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Technology in Australia 1788-1988Australian Academy of Technological Sciences and Engineering
Table of Contents

Chapter 4

I Management Of Native Forests

II Plantations-high Productivity Resources

III Protecting The Resource

IV Harvesting The Resource

V Solid Wood And Its Processing
i Sawmilling
ii Drying
iii Preservation
iv Quality and standards

VI Minor Forest Products

VII Reconstituted Wood Products

VIII Pulp And Paper

IX Export Woodchips

X Future Directions

XI Acknowledgements



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Solid Wood And Its Processing

By the second half of the 19th century the timber industry had become well-established and was supplying an increasingly wide range of markets, both domestically and overseas. The eucalypts were the main woods used, in particular jarrah, mountain ash, blackbutt, messmate, spotted gum, alpine ash, karri, river red gum and some iron-barks. Others of importance were hoop and bunya pine from Queensland and northern NSW, the very durable cypress pines of the inland, decorative woods from the rain forests and a few others having special properties such as turpentine with its outstanding resistance to marine organisms.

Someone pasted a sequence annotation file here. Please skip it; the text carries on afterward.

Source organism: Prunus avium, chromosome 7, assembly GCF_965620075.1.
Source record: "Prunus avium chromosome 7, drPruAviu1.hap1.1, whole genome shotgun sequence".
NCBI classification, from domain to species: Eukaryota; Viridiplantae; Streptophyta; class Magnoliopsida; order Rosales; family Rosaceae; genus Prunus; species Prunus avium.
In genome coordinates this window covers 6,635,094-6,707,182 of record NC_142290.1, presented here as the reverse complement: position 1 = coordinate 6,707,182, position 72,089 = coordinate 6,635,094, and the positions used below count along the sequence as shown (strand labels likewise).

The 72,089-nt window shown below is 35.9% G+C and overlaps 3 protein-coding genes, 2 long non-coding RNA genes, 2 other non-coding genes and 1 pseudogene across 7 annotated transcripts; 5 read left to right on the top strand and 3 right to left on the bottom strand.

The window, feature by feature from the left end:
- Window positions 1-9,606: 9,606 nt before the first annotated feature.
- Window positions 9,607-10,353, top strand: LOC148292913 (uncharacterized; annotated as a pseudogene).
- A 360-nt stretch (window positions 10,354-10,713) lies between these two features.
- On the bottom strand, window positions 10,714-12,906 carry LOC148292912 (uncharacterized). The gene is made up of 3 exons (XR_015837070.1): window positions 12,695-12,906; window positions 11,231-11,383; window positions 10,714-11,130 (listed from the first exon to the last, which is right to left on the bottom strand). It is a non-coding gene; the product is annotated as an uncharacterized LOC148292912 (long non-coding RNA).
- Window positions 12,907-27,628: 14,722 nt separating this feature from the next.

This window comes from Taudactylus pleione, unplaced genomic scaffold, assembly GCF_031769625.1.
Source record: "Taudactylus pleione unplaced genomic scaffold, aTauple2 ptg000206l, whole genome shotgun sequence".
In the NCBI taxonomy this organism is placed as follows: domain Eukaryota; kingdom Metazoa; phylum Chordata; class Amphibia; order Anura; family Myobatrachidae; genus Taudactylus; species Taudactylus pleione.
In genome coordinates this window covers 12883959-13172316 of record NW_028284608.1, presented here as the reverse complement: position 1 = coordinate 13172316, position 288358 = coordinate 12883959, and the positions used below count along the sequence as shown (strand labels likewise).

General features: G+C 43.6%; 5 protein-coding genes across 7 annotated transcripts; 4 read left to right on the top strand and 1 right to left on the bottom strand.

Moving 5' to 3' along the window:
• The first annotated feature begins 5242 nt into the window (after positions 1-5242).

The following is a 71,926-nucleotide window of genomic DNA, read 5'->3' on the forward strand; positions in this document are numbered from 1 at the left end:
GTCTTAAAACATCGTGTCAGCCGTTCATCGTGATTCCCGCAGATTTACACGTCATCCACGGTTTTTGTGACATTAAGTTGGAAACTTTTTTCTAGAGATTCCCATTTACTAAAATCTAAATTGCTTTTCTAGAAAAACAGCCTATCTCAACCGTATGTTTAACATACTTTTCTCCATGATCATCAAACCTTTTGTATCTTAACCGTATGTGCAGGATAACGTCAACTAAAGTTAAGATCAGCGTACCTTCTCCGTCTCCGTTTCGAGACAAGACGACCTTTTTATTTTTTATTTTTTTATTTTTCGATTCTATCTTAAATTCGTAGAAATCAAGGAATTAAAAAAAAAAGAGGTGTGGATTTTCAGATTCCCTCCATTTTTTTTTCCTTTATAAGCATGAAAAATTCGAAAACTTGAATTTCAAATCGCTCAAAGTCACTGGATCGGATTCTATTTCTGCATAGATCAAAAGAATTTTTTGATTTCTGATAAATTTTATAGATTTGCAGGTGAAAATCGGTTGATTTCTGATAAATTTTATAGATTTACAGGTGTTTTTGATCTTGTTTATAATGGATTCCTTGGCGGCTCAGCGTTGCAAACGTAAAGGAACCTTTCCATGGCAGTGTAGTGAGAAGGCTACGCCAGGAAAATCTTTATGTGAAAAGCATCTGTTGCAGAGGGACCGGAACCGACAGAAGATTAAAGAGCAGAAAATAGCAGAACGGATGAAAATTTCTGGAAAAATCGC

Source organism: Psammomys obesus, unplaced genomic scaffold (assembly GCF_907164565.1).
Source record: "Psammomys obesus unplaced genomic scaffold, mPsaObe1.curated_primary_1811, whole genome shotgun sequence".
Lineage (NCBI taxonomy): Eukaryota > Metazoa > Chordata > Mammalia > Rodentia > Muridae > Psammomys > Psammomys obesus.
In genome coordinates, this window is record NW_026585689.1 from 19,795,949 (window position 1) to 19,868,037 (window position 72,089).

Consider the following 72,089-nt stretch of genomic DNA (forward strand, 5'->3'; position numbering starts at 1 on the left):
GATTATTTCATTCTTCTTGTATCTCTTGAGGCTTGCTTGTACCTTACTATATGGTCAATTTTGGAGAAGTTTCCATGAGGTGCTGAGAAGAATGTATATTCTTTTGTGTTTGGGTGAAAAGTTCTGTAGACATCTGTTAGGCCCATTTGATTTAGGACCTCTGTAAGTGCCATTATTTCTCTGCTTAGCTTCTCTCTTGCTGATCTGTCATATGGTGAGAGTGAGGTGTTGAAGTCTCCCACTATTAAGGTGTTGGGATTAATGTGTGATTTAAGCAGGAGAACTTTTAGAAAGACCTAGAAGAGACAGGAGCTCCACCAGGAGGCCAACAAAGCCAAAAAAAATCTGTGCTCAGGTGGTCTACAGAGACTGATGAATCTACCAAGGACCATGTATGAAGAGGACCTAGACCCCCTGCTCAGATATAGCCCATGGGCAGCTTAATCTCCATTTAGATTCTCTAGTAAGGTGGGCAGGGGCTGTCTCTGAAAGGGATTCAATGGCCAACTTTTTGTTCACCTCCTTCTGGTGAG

Logs were converted to dimensioned wood by sawmilling -for dwellings and other constructions, joinery, furniture, cases and crates and many miscellaneous uses; by hewing -for sleepers, beams, posts and the like; and by splitting for palings, shingles, fence posts and slabs. Although sawmilling was progressively extended to most of the markets once supplied by hewn and split timber these methods are still in use to a small extent today. Timber, of course, is also used as roundwood for posts, poles and piles and split roundwood as firewood. The most significant technological aspects of solid wood and its processing are sawmilling, the drying of sawn timber, wood preservation and the development of quality standards.

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© 1988 Print Edition page 215, Online Edition 2000
Published by Australian Science and Technology Heritage Centre, using the Web Academic Resource Publisher